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The fate of killer whales in Sea World




ORLANDO -  FEBRUARY 24:  The sign at the entrance to SeaWorld February 24, 2010 in Orlando, Florida. A female trainer who presumably slipped and fell in to a holding tank was fatally injured after she was attacked by an orca.  This is the third human death associated with the killer whale according to the Humane Society of the United States. (Photo by Matt Stroshane/Getty Images)
ORLANDO - FEBRUARY 24: The sign at the entrance to SeaWorld February 24, 2010 in Orlando, Florida. A female trainer who presumably slipped and fell in to a holding tank was fatally injured after she was attacked by an orca. This is the third human death associated with the killer whale according to the Humane Society of the United States. (Photo by Matt Stroshane/Getty Images)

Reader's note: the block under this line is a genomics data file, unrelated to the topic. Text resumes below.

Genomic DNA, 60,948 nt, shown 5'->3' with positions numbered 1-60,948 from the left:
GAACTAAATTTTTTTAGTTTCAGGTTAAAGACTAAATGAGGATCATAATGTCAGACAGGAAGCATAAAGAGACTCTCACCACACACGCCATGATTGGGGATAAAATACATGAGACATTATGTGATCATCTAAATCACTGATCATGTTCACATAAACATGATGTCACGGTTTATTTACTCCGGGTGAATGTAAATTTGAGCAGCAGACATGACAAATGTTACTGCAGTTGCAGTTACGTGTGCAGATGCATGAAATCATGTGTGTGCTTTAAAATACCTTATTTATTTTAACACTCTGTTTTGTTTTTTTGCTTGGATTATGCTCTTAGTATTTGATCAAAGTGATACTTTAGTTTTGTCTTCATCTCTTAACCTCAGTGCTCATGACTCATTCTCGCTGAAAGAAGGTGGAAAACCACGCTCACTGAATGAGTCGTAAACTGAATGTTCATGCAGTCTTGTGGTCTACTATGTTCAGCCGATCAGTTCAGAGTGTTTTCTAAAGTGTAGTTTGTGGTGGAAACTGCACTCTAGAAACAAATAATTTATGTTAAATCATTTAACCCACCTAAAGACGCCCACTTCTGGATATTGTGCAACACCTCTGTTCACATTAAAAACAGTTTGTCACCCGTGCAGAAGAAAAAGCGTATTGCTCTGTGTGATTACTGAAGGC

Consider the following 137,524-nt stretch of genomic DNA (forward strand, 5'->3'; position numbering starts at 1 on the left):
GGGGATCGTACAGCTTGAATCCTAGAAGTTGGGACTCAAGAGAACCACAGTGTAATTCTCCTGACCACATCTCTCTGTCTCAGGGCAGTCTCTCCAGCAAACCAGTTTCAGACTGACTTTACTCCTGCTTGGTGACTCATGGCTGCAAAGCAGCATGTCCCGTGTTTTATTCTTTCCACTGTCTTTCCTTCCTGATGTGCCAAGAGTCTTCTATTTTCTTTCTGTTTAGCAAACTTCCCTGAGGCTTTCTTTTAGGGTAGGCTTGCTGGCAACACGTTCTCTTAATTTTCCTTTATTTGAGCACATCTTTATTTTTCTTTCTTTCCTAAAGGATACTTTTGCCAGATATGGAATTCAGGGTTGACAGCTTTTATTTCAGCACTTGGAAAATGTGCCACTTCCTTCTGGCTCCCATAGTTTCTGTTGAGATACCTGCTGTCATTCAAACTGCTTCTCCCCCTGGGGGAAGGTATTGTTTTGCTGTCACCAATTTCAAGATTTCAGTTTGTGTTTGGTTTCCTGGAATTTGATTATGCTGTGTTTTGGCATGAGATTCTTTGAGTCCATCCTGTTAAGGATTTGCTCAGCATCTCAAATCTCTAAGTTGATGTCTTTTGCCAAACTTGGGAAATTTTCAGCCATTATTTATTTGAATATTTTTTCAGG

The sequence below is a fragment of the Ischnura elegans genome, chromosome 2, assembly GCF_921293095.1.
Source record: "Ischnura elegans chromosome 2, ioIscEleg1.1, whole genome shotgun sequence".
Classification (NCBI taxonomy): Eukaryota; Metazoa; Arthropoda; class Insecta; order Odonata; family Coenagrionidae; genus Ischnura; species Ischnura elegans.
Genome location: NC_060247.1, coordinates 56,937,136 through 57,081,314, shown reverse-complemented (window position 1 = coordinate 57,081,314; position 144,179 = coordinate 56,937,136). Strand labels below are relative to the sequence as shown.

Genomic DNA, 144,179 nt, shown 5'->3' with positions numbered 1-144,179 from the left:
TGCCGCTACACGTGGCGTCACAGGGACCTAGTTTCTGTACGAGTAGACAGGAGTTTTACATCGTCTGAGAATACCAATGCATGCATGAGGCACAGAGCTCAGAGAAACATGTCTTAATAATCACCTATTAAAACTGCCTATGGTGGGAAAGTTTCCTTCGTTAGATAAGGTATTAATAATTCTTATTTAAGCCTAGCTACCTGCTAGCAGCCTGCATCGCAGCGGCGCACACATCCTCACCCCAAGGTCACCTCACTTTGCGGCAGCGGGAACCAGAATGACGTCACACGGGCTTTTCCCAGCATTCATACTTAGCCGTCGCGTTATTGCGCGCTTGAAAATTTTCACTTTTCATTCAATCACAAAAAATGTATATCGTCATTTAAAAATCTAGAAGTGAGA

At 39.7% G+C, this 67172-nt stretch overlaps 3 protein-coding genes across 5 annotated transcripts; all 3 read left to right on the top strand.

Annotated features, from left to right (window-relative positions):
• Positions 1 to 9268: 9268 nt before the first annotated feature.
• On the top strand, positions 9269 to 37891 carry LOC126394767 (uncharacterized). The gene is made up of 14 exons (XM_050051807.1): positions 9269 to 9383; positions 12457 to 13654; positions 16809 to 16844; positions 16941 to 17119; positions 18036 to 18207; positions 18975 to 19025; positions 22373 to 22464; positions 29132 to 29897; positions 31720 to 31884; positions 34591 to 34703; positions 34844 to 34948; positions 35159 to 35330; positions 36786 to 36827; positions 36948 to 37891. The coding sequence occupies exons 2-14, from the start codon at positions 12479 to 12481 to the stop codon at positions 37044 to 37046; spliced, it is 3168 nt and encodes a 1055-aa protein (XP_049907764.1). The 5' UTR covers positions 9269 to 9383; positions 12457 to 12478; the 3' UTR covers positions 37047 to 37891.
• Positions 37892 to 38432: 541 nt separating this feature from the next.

Matt Stroshane/Getty Images

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The Sea World theme park in San Diego can keep its orcas.... For now.

A bill which would ban captive breeding of orcas and shows involving this massive creatures has stalled for the year in the state legislature.

The controversial legislation was sparked by the documentary film, Blackfish which made the case that killer whales suffered from their treatment at Sea World.

Representatives from SeaWorld counter that the money generated from millions of visitors to the parks helps support the much larger population of orcas in the wild and generates interest in marine life.

We'll talk to reporter Lisa Halverstadt, who's been covering this story for the nonprofit news source Voice of San Diego.